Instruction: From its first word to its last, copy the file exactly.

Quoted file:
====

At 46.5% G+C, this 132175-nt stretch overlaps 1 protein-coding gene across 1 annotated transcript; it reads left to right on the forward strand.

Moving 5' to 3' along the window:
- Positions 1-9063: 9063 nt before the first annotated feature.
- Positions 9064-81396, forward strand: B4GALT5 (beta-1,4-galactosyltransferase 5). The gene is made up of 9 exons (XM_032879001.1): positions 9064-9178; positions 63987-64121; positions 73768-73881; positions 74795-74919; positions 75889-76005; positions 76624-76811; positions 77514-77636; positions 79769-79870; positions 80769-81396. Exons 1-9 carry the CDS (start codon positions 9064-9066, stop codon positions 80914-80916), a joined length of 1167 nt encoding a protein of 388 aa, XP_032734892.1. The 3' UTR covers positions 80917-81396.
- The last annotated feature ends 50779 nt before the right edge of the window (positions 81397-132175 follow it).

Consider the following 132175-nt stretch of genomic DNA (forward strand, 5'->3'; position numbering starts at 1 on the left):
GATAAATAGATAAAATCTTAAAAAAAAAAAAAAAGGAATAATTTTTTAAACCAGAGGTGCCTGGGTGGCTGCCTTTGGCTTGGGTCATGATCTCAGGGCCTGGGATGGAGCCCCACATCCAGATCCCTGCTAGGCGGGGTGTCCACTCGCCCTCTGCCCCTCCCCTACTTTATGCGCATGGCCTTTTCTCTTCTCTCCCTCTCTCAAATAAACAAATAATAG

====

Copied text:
At 46.5% G+C, this 132175-nt stretch overlaps 1 protein-coding gene across 1 annotated transcript; it reads left to right on the forward strand.

Moving 5' to 3' along the window:
- Positions 1-9063: 9063 nt before the first annotated feature.
- Positions 9064-81396, forward strand: B4GALT5 (beta-1,4-galactosyltransferase 5). The gene is made up of 9 exons (XM_032879001.1): positions 9064-9178; positions 63987-64121; positions 73768-73881; positions 74795-74919; positions 75889-76005; positions 76624-76811; positions 77514-77636; positions 79769-79870; positions 80769-81396. Exons 1-9 carry the CDS (start codon positions 9064-9066, stop codon positions 80914-80916), a joined length of 1167 nt encoding a protein of 388 aa, XP_032734892.1. The 3' UTR covers positions 80917-81396.
- The last annotated feature ends 50779 nt before the right edge of the window (positions 81397-132175 follow it).

Consider the following 132175-nt stretch of genomic DNA (forward strand, 5'->3'; position numbering starts at 1 on the left):
GATAAATAGATAAAATCTTAAAAAAAAAAAAAAAGGAATAATTTTTTAAACCAGAGGTGCCTGGGTGGCTGCCTTTGGCTTGGGTCATGATCTCAGGGCCTGGGATGGAGCCCCACATCCAGATCCCTGCTAGGCGGGGTGTCCACTCGCCCTCTGCCCCTCCCCTACTTTATGCGCATGGCCTTTTCTCTTCTCTCCCTCTCTCAAATAAACAAATAATAG